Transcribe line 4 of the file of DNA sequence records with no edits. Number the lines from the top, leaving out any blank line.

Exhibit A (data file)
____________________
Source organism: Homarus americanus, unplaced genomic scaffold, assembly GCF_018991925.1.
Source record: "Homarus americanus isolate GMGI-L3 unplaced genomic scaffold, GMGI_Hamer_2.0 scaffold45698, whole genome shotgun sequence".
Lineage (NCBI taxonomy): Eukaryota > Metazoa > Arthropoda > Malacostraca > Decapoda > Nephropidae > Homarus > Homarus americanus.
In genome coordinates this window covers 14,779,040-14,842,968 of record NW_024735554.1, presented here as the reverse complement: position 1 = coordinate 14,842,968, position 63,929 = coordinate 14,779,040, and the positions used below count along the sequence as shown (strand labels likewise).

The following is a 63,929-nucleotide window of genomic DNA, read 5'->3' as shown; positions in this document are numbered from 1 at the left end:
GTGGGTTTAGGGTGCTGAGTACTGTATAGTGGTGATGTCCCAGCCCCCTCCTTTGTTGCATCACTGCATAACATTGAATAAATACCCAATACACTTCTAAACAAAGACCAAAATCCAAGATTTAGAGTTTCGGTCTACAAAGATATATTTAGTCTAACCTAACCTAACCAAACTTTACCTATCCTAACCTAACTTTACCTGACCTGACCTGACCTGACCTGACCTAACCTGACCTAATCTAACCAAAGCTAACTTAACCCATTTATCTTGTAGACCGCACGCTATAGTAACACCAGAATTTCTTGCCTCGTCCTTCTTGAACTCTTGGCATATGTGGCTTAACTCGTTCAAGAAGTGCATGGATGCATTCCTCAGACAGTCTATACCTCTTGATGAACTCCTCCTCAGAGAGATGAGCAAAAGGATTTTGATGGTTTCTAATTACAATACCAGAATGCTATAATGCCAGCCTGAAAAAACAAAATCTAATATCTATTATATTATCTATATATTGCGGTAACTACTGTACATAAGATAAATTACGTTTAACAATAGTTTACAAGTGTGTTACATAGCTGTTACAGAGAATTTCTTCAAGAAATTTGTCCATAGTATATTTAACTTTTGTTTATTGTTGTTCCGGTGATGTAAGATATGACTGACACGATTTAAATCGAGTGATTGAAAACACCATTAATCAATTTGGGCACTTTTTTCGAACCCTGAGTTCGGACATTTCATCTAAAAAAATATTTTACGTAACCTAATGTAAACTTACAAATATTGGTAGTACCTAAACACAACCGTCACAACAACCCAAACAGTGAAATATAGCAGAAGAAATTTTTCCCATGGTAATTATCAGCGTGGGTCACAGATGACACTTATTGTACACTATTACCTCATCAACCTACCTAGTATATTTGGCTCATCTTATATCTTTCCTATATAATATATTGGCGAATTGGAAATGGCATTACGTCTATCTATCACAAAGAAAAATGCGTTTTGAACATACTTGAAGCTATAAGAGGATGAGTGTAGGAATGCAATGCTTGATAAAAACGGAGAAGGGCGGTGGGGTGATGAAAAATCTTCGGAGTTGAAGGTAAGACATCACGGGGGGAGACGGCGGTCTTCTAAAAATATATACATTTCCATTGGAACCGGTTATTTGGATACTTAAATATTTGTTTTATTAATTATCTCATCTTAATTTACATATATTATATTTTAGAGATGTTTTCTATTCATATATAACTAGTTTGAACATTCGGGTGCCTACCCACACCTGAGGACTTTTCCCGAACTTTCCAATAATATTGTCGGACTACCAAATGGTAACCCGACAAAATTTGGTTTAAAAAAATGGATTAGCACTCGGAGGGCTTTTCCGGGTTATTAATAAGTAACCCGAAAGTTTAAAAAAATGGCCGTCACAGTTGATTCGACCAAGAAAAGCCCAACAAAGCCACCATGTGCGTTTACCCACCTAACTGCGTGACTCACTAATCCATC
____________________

In genome coordinates this window covers 14,779,040-14,842,968 of record NW_024735554.1, presented here as the reverse complement: position 1 = coordinate 14,842,968, position 63,929 = coordinate 14,779,040, and the positions used below count along the sequence as shown (strand labels likewise).